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Seisachtheia (Greek: σεισάχθεια, from seiein, to shake, and achthos, burden, i.e. the relief of burdens) was a set of laws instituted by the Athenian lawmaker Solon in order to rectify the wide-spread serfdom and slavery that had run rampant in Athens by the 6th Century BC, by debt relief. Under the pre-existing legal status, according to the Aristotelian Constitution of the Athenians, debtors unable to repay their creditors would surrender their land to them, then becoming hektemoroi, i.e. serfs who cultivated what used to be their own land and gave one sixth of produce to their creditors. Should the debt exceed the perceived value of debtor's total assets, then the debtor and his family would become the creditor's slaves as well. The same would result if a man defaulted on a debt whose collateral was the debtor's personal freedom.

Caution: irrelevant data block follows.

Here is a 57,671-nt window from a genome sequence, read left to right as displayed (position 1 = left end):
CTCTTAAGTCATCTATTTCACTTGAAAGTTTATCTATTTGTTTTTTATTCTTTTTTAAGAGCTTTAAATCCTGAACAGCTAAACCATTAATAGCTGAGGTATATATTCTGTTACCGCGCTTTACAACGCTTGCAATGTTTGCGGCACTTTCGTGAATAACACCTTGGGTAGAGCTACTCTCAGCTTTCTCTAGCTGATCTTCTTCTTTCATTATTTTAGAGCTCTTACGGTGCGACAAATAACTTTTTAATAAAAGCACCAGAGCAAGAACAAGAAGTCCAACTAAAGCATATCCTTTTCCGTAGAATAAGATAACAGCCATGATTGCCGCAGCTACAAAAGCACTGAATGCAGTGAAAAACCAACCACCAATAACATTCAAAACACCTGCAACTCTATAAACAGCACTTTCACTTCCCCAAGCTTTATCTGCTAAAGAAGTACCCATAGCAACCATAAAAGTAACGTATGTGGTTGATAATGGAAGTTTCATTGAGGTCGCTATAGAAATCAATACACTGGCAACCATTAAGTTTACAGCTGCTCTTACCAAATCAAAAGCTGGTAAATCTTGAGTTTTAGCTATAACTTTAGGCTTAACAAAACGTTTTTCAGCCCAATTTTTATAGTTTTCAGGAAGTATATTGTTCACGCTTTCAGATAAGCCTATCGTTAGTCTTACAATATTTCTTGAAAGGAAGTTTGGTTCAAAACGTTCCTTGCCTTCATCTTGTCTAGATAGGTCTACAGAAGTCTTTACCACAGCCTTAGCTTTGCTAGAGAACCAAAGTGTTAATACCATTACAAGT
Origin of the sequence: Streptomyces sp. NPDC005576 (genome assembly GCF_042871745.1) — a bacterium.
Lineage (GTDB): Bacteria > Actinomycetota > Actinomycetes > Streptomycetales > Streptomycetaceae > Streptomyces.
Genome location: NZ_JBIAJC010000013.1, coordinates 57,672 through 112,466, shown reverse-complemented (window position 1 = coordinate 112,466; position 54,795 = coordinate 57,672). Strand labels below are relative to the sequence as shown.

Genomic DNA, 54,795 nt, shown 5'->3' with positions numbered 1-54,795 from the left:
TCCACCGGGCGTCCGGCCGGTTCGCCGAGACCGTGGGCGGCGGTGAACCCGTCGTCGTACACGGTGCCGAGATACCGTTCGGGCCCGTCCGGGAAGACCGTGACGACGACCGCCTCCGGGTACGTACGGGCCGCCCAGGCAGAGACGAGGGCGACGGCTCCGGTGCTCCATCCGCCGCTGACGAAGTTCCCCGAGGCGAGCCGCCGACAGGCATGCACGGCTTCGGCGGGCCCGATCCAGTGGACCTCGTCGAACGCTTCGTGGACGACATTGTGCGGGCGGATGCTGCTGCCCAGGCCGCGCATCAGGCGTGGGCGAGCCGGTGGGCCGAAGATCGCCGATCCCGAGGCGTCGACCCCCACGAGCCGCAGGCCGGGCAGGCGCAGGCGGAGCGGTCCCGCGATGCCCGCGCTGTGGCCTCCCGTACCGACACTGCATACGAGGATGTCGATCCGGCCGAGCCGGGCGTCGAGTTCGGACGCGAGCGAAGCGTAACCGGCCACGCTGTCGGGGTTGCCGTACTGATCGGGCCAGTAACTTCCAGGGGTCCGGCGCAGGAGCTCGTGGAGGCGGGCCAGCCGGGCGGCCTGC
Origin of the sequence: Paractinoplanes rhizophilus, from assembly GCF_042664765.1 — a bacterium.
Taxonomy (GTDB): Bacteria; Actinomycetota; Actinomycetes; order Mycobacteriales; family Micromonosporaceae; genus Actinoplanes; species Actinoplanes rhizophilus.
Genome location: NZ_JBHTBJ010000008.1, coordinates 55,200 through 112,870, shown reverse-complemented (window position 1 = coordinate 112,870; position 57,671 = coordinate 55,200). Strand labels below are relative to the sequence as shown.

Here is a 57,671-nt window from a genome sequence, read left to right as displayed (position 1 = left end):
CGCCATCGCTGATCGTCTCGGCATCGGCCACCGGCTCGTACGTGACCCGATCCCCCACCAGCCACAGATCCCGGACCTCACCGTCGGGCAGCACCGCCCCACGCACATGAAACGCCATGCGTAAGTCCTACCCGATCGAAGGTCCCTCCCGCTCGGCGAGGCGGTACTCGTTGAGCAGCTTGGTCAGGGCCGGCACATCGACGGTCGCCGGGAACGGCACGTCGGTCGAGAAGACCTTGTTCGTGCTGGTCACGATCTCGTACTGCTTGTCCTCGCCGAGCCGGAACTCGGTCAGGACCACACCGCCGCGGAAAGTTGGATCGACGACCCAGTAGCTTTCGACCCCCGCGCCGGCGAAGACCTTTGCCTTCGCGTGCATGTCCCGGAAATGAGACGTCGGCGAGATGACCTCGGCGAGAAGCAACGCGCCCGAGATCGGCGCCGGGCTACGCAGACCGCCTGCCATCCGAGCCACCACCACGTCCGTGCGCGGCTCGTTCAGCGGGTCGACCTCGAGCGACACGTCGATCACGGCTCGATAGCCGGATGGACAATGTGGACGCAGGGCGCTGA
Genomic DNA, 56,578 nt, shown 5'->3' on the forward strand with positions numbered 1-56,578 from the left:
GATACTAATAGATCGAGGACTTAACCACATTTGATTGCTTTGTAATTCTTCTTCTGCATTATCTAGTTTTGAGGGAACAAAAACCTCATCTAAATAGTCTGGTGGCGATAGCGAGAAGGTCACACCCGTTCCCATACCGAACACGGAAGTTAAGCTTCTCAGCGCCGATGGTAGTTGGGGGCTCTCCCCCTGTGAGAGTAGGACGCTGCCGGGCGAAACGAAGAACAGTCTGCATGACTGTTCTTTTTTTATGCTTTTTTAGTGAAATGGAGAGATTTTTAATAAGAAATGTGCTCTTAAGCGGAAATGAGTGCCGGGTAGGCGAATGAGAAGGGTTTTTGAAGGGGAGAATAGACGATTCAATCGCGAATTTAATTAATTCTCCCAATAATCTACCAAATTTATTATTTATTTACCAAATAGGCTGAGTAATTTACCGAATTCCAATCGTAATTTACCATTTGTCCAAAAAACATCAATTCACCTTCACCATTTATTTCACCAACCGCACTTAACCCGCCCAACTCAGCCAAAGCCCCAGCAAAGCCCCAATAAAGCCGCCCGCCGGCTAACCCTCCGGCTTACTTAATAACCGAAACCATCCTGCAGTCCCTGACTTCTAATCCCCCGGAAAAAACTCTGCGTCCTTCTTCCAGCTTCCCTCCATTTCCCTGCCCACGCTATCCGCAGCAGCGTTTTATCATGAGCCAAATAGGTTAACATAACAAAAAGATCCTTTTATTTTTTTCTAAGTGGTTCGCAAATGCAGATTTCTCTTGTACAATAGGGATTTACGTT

The seisachtheia laws immediately cancelled all outstanding debts, retroactively emancipated all previously enslaved debtors, reinstated all confiscated serf property to the hektemorioi, and forbade the use of personal freedom as collateral in all future debts. A ceiling to maximum property size was also instituted regardless of the legality of its acquisition (i.e. by marriage), meant to prevent excessive accumulation of land by powerful families.

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